Combine the eggs, milk, and spices together, whisking to form a thin scramble. Spread the spinach and onion across the bottom of the crust. Cover in cheese, pour the eggs in, and replace the pan in the oven for about 30 minutes, or until the eggs are set and a knife inserted comes out clean.

Let cool, then cut into squares and enjoy!

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Filed under All things eggs, Baking

Roasted garlic oil

A few weeks ago, my mom dropped by with probably the best gift M has ever received: a bottle of homemade roasted garlic oil. She’d never had it before, so I took the opportunity to serve it up the best way I know how: with a lot of crunchy, thinly-sliced crostini and small sprinkles of sea salt. M went mad. She consumed about half a loaf of bread herself before she caught me giving her that look. It was, however, officially decided that roasted garlic oil needs to be a main staple in our kitchen.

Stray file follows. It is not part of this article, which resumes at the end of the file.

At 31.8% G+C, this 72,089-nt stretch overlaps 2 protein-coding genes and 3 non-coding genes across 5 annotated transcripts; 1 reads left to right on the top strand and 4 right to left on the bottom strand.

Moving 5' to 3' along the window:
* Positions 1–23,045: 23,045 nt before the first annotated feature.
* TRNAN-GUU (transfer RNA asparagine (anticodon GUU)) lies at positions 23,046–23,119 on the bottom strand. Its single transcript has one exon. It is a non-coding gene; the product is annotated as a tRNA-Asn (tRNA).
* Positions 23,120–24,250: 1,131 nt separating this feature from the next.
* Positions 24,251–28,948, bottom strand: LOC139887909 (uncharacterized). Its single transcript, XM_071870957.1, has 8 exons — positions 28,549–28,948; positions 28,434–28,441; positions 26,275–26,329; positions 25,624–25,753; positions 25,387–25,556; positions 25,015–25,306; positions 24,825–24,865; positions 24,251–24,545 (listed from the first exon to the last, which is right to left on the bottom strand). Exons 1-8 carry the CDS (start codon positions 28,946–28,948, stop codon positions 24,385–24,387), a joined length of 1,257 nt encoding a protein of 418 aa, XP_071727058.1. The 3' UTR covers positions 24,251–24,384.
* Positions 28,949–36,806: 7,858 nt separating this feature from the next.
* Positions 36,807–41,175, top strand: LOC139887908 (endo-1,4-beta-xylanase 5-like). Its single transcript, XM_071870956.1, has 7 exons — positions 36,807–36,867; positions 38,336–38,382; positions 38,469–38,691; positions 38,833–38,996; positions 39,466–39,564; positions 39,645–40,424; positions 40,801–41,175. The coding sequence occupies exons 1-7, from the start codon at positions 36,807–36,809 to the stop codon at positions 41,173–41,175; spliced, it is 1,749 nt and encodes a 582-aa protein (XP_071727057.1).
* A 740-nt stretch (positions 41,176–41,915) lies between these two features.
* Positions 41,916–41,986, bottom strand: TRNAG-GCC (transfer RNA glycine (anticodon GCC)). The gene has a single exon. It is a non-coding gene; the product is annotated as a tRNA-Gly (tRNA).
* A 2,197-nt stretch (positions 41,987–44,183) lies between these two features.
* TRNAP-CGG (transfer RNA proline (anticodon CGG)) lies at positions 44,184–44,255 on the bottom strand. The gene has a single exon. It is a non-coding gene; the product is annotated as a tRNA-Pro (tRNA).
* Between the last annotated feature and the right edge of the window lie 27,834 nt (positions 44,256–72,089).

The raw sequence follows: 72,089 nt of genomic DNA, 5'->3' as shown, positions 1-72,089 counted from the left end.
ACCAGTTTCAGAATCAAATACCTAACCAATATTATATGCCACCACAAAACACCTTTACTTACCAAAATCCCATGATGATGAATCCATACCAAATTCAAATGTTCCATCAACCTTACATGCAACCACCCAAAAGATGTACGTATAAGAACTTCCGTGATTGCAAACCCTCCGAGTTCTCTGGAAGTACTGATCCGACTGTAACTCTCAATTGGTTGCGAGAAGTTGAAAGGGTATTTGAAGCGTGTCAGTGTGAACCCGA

My mother’s garlic oil was given to us in the sweetest little pouring bottle, stoppered in glass. It’s quite beautiful. The golden oil is something like magic, the color of fairy dust and Cinderella’s golden slippers. It tastes and smells as good as it gets, too: lightly perfumed, with just the right amount of sweetness to make a soft sigh imperative.

Unfortunately, our oil as run low of late…we balefully watched as I poured the last bits of oil from our reserve bottle (also thoughtfully provided by my mom) into the little pouring bottle. We sighed with sorrow. I love it lightly drizzled over toast in the morning with a small dash of sea salt…served up with an egg, it’s about the nicest breakfast you can have on a cold day. Or any day, really.